Brent Scowcroft Center Senior Adviser Harlan Ullman writes for the Huffington Post on the repercussions of the recently released movie “The Interview”:
Few sane people would normally find themselves in agreement with North Korea’s boy dictator Kim Jong-un. The hacking of Sony Pictures over its movie The Interview, presumably by North Korea in retaliation for the loony plot to assassinate its supreme leader, was the latest outrage. Howls of protest immediately reverberated from Hollywood’s elite, sullied by the unveiling of Sony’s disparaging corporate emails, to President Barack Obama’s questioning of “why didn’t they ask me first” before initially deciding not to run the film.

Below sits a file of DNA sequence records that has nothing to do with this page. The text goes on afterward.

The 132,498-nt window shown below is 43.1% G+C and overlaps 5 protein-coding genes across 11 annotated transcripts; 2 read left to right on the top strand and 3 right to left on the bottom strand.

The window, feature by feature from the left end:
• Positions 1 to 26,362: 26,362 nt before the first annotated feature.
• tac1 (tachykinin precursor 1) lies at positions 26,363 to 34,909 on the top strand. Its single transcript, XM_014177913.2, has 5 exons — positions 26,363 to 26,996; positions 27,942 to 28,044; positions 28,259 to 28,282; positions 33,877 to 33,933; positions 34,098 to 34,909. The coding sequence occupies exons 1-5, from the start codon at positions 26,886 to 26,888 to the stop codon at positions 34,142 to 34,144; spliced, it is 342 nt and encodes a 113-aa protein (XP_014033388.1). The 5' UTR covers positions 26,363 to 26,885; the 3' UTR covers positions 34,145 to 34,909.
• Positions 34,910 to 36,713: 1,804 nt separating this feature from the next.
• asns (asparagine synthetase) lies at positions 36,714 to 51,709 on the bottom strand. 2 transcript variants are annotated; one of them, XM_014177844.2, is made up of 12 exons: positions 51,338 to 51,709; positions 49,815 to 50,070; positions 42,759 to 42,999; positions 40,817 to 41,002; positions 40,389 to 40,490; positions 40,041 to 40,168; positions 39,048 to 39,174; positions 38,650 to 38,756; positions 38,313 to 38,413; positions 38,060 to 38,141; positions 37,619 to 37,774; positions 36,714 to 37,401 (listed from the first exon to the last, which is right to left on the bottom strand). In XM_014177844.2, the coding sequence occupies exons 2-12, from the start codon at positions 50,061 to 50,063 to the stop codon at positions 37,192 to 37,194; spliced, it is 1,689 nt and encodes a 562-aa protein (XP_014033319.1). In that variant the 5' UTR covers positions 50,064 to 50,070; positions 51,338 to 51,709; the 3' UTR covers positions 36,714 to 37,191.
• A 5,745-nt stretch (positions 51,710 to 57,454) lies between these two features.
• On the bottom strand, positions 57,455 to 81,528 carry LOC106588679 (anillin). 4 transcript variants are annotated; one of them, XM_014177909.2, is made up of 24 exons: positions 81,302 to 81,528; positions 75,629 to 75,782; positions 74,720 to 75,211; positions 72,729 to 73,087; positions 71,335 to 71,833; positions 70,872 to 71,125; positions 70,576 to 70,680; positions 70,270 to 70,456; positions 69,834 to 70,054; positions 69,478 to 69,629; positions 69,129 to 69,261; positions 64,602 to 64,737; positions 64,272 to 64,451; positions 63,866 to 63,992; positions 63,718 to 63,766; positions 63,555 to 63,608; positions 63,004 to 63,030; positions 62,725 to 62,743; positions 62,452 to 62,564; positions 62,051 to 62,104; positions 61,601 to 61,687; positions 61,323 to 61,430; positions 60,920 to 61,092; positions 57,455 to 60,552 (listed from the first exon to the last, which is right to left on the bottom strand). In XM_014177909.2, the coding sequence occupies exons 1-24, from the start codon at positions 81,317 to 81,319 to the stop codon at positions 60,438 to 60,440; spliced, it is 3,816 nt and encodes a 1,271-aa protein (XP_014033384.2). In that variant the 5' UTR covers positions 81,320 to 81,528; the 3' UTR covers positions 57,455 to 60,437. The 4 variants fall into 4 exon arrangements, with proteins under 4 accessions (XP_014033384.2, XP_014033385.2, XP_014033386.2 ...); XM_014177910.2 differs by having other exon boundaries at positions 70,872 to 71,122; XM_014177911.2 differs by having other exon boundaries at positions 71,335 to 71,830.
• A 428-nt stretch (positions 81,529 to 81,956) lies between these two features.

Some called for immediate retaliation against North Korea as if this were a de facto act of war. Others bellowed that it was a patriotic duty of Americans to see the film. And, in fairness, constraint on free speech imposed from abroad by unsavory despots is just not acceptable.
Of course, few Americans had even seen the film while this mini-firestorm raged. Had they, many might agree with Kim’s alleged censorship. The film is unforgivably bad. A great pity because satire and black humor should be directed against offenses to society including North Korea. And a good thing President Obama did not screen the movie in the White House unless of course his intent was to torture Republican guests despite the rejection of that technique as “cruel and unusual.”